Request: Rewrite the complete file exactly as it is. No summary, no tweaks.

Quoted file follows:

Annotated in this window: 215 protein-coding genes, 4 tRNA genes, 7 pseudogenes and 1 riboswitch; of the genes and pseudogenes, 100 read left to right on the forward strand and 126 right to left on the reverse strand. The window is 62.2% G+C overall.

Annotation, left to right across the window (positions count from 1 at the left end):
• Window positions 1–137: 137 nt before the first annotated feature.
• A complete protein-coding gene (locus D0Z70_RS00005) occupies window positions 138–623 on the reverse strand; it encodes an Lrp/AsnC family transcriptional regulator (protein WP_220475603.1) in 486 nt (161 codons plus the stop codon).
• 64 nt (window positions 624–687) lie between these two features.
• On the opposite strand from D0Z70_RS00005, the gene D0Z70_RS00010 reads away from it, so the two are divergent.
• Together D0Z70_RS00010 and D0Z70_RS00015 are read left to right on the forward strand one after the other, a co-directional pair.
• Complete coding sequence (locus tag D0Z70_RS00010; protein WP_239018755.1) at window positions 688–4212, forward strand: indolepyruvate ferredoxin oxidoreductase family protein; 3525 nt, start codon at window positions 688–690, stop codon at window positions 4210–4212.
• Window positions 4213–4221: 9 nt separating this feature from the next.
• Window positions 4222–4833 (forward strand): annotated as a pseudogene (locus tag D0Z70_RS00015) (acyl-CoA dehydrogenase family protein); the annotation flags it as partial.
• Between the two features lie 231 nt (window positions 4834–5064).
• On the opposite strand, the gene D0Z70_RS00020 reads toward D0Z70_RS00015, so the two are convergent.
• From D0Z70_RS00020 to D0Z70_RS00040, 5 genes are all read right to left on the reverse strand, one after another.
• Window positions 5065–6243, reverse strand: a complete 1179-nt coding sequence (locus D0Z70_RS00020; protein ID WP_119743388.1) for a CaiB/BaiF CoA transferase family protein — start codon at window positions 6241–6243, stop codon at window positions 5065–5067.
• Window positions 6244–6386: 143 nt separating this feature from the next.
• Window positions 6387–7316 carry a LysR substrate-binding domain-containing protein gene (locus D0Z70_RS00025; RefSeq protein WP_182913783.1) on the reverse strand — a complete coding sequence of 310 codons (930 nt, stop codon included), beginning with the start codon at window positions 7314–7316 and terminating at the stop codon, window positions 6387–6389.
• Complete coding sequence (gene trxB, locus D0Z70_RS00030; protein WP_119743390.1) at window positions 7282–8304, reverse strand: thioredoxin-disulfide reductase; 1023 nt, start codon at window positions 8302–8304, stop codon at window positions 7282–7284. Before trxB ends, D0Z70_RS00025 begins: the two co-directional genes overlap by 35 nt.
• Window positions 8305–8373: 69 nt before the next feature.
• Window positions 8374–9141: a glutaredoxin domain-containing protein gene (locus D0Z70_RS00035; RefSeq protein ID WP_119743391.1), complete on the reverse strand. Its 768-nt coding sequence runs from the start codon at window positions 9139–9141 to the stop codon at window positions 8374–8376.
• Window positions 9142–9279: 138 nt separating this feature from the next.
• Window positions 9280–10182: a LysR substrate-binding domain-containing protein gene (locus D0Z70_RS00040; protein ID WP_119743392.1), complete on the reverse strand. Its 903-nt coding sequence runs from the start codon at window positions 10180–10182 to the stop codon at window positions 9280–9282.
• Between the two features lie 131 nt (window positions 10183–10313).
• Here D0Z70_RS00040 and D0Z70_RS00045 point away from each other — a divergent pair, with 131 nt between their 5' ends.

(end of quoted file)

Annotated in this window: 215 protein-coding genes, 4 tRNA genes, 7 pseudogenes and 1 riboswitch; of the genes and pseudogenes, 100 read left to right on the forward strand and 126 right to left on the reverse strand. The window is 62.2% G+C overall.

Annotation, left to right across the window (positions count from 1 at the left end):
• Window positions 1–137: 137 nt before the first annotated feature.
• A complete protein-coding gene (locus D0Z70_RS00005) occupies window positions 138–623 on the reverse strand; it encodes an Lrp/AsnC family transcriptional regulator (protein WP_220475603.1) in 486 nt (161 codons plus the stop codon).
• 64 nt (window positions 624–687) lie between these two features.
• On the opposite strand from D0Z70_RS00005, the gene D0Z70_RS00010 reads away from it, so the two are divergent.
• Together D0Z70_RS00010 and D0Z70_RS00015 are read left to right on the forward strand one after the other, a co-directional pair.
• Complete coding sequence (locus tag D0Z70_RS00010; protein WP_239018755.1) at window positions 688–4212, forward strand: indolepyruvate ferredoxin oxidoreductase family protein; 3525 nt, start codon at window positions 688–690, stop codon at window positions 4210–4212.
• Window positions 4213–4221: 9 nt separating this feature from the next.
• Window positions 4222–4833 (forward strand): annotated as a pseudogene (locus tag D0Z70_RS00015) (acyl-CoA dehydrogenase family protein); the annotation flags it as partial.
• Between the two features lie 231 nt (window positions 4834–5064).
• On the opposite strand, the gene D0Z70_RS00020 reads toward D0Z70_RS00015, so the two are convergent.
• From D0Z70_RS00020 to D0Z70_RS00040, 5 genes are all read right to left on the reverse strand, one after another.
• Window positions 5065–6243, reverse strand: a complete 1179-nt coding sequence (locus D0Z70_RS00020; protein ID WP_119743388.1) for a CaiB/BaiF CoA transferase family protein — start codon at window positions 6241–6243, stop codon at window positions 5065–5067.
• Window positions 6244–6386: 143 nt separating this feature from the next.
• Window positions 6387–7316 carry a LysR substrate-binding domain-containing protein gene (locus D0Z70_RS00025; RefSeq protein WP_182913783.1) on the reverse strand — a complete coding sequence of 310 codons (930 nt, stop codon included), beginning with the start codon at window positions 7314–7316 and terminating at the stop codon, window positions 6387–6389.
• Complete coding sequence (gene trxB, locus D0Z70_RS00030; protein WP_119743390.1) at window positions 7282–8304, reverse strand: thioredoxin-disulfide reductase; 1023 nt, start codon at window positions 8302–8304, stop codon at window positions 7282–7284. Before trxB ends, D0Z70_RS00025 begins: the two co-directional genes overlap by 35 nt.
• Window positions 8305–8373: 69 nt before the next feature.
• Window positions 8374–9141: a glutaredoxin domain-containing protein gene (locus D0Z70_RS00035; RefSeq protein ID WP_119743391.1), complete on the reverse strand. Its 768-nt coding sequence runs from the start codon at window positions 9139–9141 to the stop codon at window positions 8374–8376.
• Window positions 9142–9279: 138 nt separating this feature from the next.
• Window positions 9280–10182: a LysR substrate-binding domain-containing protein gene (locus D0Z70_RS00040; protein ID WP_119743392.1), complete on the reverse strand. Its 903-nt coding sequence runs from the start codon at window positions 10180–10182 to the stop codon at window positions 9280–9282.
• Between the two features lie 131 nt (window positions 10183–10313).
• Here D0Z70_RS00040 and D0Z70_RS00045 point away from each other — a divergent pair, with 131 nt between their 5' ends.